At the risk of blowing up the united front on alcohol reform between pro-consumer liberals and libertarians, I think people need to treat alcohol-related public health harms as a gravely serious public health issue.
The anti-monopoly side, myself included, is guilty of being way too glib about this, and my excuse is that beating the pro-monopoly side will require a message as clear and unambiguous as their “no changes” message. Determination always beats wishy-washy in a political fight such as this, with diffuse benefits and concentrated costs.
Unfortunately, Democratic elected officials have behaved incredibly irresponsibly during this fight, complaining about public health harms out one side of the mouth, and higher booze prices out the other.
The degree of bad faith required to make this argument is shocking, as higher booze prices reduce alcohol-related harms. You can complain about one or the other, but not both.
The ideal position from the Democratic Party would be that, to get a bloc of Democratic votes for alcohol reform, the bill must:
1. Raise the crazy low beer gallonage tax from $1.78 to at least $3.00
2. At the least, maintain the same price level for wine and spirits, and ideally raise it a bit.
3. Establish a statewide minimum price for beer, wine and liquor
4. Require every alcohol seller to scan photo IDs
5. Establish a Do Not Serve list for people convicted of multiple crimes under the influence
6. Increase enforcement and penalties for drunk driving
Unfortunately the Democratic Party has not taken any of these positions, and would likely demagogue them if they were proposed as part of the bill.
But regardless of whether the retail alcohol market is liberalized, these are all positions that every politician claiming to be a champion of public health should heartily support.
As Dylan Matthews showed a few days ago, high alcohol taxes are a very effective way to reduce public harms and crime. It is quite possible for Pennsylvania to have a retail alcohol market where it is very convenient for responsible adults to buy what they please, but where heavy drinkers pay a higher share of the state taxes. This is the obvious Democratic position, since Democrats object to public service cuts and want to retain defined-benefit pensions for public employees. Here is an opportunity to reduce the Corrections and courts budgets, while raising revenue for useful public services:
As criminologist Mark Kleiman told me last month, “Any sentence about drug policy that doesn’t end with ‘raise alcohol taxes’ is an incoherent sentence.” He’s hardly the only one with that view. Economics, criminology and public health literature are rife with studies finding that raising the price of alcohol reduces violence, not to mention other causes of injury and death. Indeed, every self-reported survey of incarcerated criminals suggests that 36.8 percent of state-level violent offenders, and 20.8 percent of federal violent offenders, were drinking when they committed the crime for which they’re incarcerated.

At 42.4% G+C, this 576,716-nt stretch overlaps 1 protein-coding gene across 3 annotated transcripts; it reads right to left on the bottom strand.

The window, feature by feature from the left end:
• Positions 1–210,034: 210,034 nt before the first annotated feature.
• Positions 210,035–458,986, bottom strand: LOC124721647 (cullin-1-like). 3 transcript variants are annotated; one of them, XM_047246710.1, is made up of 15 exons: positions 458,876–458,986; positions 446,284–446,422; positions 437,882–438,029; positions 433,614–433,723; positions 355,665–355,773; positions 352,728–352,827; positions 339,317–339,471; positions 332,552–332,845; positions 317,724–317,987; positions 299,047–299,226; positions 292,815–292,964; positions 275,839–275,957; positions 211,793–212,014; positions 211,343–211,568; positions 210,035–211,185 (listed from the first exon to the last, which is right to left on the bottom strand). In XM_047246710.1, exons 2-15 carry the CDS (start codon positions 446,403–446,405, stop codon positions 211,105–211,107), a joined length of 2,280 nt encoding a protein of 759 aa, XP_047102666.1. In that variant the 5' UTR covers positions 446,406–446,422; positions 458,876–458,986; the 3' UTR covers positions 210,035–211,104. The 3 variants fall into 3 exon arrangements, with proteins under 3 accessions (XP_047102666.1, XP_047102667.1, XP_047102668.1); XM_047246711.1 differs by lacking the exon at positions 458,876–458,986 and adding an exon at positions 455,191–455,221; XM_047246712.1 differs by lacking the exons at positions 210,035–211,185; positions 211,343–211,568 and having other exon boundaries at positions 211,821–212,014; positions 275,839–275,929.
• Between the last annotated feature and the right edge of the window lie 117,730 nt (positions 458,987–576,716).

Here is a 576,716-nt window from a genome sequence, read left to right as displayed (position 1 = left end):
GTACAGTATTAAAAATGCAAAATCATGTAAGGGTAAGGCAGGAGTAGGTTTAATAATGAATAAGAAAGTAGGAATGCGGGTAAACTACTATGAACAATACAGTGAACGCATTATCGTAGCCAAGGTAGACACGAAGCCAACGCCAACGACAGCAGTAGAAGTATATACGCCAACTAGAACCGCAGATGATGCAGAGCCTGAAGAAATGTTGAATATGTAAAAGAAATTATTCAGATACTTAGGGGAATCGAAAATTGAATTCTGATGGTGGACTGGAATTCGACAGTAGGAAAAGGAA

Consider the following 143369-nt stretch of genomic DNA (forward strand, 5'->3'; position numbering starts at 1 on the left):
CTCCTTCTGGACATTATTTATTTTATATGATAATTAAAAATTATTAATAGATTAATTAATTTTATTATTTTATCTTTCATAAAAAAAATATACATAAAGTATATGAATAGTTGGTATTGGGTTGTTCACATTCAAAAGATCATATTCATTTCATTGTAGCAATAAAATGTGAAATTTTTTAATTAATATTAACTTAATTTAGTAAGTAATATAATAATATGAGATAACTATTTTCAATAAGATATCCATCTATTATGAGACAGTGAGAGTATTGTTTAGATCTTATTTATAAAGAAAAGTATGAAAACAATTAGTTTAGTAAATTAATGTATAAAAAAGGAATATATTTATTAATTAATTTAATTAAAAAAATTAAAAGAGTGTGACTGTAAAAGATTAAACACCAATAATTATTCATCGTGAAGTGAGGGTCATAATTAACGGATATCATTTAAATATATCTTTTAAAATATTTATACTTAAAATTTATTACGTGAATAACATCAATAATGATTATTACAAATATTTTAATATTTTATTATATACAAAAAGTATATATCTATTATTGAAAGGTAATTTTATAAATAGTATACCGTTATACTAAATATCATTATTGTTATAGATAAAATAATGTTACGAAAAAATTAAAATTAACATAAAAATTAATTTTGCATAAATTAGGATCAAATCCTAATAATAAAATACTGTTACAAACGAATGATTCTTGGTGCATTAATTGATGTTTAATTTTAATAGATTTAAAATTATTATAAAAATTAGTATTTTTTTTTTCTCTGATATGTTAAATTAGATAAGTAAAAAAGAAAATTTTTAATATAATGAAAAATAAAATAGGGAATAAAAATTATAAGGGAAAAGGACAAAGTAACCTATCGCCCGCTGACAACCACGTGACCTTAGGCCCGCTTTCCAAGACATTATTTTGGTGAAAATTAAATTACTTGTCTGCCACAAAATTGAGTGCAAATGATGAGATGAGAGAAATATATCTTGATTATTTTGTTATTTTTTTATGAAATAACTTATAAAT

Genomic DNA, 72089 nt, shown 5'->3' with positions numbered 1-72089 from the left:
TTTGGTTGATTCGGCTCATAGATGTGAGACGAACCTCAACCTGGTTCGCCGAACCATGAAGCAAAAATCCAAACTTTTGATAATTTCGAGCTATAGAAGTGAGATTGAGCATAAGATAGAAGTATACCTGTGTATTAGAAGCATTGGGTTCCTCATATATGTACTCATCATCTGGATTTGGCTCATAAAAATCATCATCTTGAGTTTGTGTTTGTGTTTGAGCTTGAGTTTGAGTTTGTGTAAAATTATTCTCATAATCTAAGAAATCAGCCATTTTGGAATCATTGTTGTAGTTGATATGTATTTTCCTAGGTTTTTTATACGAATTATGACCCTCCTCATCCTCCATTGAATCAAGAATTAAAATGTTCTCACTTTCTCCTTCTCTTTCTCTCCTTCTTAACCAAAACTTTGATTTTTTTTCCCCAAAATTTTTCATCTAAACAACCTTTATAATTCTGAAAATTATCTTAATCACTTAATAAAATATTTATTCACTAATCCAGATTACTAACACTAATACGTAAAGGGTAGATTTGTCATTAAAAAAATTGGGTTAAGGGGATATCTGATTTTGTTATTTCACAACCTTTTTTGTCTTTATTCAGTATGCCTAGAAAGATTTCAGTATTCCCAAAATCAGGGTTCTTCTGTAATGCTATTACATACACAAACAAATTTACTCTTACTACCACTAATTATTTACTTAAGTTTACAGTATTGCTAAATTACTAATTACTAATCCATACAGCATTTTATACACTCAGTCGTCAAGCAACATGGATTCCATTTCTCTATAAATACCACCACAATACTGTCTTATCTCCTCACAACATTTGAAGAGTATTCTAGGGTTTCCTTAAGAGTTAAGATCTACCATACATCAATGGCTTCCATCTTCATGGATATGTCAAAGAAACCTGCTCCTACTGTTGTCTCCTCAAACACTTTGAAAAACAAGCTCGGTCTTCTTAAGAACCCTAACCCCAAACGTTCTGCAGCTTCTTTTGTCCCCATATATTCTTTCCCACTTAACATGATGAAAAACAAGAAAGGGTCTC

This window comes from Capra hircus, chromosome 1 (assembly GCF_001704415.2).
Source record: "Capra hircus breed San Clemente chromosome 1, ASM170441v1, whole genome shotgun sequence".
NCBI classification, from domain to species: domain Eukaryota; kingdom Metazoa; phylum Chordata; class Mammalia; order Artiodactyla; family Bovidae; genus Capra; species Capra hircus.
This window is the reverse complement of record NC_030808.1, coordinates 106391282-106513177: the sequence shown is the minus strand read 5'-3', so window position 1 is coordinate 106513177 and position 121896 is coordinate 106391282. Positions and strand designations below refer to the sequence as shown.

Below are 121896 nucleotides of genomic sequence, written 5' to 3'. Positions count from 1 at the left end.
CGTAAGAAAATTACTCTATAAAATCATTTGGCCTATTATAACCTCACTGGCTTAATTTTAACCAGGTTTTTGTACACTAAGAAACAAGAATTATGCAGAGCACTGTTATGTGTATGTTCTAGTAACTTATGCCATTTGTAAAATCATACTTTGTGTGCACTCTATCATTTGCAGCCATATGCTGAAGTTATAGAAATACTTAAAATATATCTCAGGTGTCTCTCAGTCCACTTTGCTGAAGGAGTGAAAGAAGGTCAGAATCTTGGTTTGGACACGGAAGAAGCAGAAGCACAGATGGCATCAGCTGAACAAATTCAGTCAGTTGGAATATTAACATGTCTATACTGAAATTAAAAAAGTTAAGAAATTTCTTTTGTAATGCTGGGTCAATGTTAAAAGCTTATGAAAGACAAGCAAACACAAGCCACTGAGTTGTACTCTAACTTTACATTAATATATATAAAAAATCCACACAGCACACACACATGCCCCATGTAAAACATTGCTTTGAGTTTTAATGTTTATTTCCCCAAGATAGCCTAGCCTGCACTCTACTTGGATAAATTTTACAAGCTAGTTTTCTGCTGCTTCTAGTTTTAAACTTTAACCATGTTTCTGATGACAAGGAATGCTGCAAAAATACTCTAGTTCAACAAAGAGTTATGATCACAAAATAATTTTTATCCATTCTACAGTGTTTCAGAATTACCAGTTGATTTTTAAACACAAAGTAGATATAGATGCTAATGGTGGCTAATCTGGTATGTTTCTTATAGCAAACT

Economist Sara Markowitz, for example, found in a study of U.S. crime patterns that a “single percent increase in the beer tax decreases the probability of assault by 0.45 percent” and “a 1 percent decrease in the number of outlets that sell alcohol decreases the probability of rape by 1.75 percent.” Researchers in Finland found that a 2004 cut in the country’s alcohol tax caused a sudden 17 percent spike in fatalities relative to the previous year. There’s preliminary evidence that alcohol taxes can reduce the number of U.S. female homicide victims. Kleiman cites findings of Duke’s Philip Cook to the effect that a doubling of the federal excise tax on alcohol would reduce homicide and automobile fatalities by 7 percent each, for a net 3,000 lives saved. What’s more, it would only cost twice-a-day drinkers (who, as it is, drink considerably more than average) $6 a month.
One common doubt surrounding this method of reducing violent crime is whether or not alcoholics really care what the price of alcohol is. If they don’t, then raising the price would just cost them money without much social benefit. But the data suggests that alcohol consumers are, in fact, sensitive to the price of the product. Researchers at the CDC compiled a number of studies estimating “price elasticities” of different kinds of alcohol.
The elasticity (as Stringer Bell explains above) is the amount by which consumption changes when the price of a good changes. For example, if the elasticity is -0.5, then a 10 percent increase in price will reduce consumption by 5 percent. If the elasticity is 0 or positive, then consumers are either indifferent to the cost of the product or actually want it more because it’s more expensive.
A few studies found that the elasticity of spirits is positive, perhaps because expensive Scotch or bourbon are Veblen goods: people buy them more when they’re more expensive because their expense makes them better status markers. But generally, the elasticities are negative. Raising the price of alcohol, for example by raising the tax on it, is an effective way to reduce consumption, and thus alcohol-related fatalities and assaults:
Researchers Alexander Wagenaar, Amy Tobler and Kelli Komro also conducted a literature review on alcohol tax and price policies, scanning through 50 studies on the subject. Their conclusion: “Our results suggest that doubling the alcohol tax would reduce alcohol-related mortality by an average of 35%, traffic crash deaths by 11%, sexually transmitted disease by 6%, violence by 2%, and crime by 1.4%.” The case for making higher alcohol prices a part of our approach to reducing violent crime, then, is pretty strong.